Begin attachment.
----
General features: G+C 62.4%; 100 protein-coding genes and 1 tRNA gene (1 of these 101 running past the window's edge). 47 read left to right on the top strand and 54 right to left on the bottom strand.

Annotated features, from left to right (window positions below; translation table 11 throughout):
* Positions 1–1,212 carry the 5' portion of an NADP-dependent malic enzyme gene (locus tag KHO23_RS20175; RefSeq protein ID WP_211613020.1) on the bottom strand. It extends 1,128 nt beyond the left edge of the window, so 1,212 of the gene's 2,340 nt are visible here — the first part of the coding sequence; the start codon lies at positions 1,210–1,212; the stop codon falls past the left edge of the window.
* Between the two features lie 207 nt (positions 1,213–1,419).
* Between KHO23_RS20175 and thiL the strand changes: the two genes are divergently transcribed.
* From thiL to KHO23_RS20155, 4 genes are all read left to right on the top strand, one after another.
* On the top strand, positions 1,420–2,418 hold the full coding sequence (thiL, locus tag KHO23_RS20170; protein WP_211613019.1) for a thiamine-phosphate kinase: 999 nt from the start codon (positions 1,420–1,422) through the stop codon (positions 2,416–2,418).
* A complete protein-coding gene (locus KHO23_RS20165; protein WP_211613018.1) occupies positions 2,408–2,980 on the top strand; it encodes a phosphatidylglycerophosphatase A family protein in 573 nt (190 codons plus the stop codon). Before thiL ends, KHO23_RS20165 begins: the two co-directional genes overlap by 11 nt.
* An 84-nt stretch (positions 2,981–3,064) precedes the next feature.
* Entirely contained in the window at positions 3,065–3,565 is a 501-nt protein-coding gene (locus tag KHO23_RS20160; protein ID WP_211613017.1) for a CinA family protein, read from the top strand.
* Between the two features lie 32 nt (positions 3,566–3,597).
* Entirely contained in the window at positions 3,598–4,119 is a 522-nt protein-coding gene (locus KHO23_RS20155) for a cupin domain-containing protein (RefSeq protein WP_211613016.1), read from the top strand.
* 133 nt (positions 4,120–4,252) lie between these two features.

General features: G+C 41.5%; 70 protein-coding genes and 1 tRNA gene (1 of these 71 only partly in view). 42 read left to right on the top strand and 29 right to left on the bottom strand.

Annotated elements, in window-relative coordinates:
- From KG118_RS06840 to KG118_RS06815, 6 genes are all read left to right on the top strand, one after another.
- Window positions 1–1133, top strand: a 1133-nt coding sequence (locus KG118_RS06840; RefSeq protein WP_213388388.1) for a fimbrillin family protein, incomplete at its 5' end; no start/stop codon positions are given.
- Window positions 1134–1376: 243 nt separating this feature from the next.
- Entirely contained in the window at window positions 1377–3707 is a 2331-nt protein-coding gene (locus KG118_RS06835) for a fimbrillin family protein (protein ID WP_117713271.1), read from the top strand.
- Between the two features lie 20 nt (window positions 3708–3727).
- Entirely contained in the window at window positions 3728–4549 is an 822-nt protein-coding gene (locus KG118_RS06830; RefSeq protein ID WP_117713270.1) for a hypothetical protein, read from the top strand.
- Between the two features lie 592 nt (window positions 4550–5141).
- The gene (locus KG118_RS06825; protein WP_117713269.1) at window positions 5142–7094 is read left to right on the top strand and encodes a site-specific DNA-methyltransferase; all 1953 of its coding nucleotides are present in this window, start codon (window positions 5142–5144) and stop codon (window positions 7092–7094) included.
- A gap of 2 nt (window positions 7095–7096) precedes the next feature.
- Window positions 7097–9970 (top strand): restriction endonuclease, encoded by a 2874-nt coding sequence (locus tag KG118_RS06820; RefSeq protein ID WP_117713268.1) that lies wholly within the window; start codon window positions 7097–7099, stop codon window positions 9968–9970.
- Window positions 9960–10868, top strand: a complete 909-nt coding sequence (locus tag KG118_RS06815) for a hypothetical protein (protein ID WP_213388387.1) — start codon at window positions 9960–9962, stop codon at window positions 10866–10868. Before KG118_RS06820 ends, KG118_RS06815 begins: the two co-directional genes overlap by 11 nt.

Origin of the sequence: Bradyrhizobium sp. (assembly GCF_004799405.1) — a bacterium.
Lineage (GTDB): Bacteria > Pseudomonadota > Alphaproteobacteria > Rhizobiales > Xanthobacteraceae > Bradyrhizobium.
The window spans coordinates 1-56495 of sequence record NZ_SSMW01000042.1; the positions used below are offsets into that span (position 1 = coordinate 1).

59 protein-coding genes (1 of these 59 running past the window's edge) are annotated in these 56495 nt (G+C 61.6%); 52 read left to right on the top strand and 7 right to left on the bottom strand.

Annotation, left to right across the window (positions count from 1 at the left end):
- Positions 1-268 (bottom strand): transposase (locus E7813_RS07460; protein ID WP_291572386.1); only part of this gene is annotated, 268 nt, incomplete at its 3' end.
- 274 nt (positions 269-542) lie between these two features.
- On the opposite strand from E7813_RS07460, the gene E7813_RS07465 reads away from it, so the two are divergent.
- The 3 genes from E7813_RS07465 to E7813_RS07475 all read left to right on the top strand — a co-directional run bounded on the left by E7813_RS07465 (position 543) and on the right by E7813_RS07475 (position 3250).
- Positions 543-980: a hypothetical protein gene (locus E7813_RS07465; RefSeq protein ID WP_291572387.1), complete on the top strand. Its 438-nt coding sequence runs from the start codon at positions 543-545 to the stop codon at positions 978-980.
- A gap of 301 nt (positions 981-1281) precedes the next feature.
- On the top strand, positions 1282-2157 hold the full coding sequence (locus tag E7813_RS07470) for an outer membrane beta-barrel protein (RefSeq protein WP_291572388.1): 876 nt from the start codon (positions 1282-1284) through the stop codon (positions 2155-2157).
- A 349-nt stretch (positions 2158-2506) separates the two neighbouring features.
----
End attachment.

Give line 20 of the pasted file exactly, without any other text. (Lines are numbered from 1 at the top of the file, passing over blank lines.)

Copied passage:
- Between the two features lie 20 nt (window positions 3708–3727).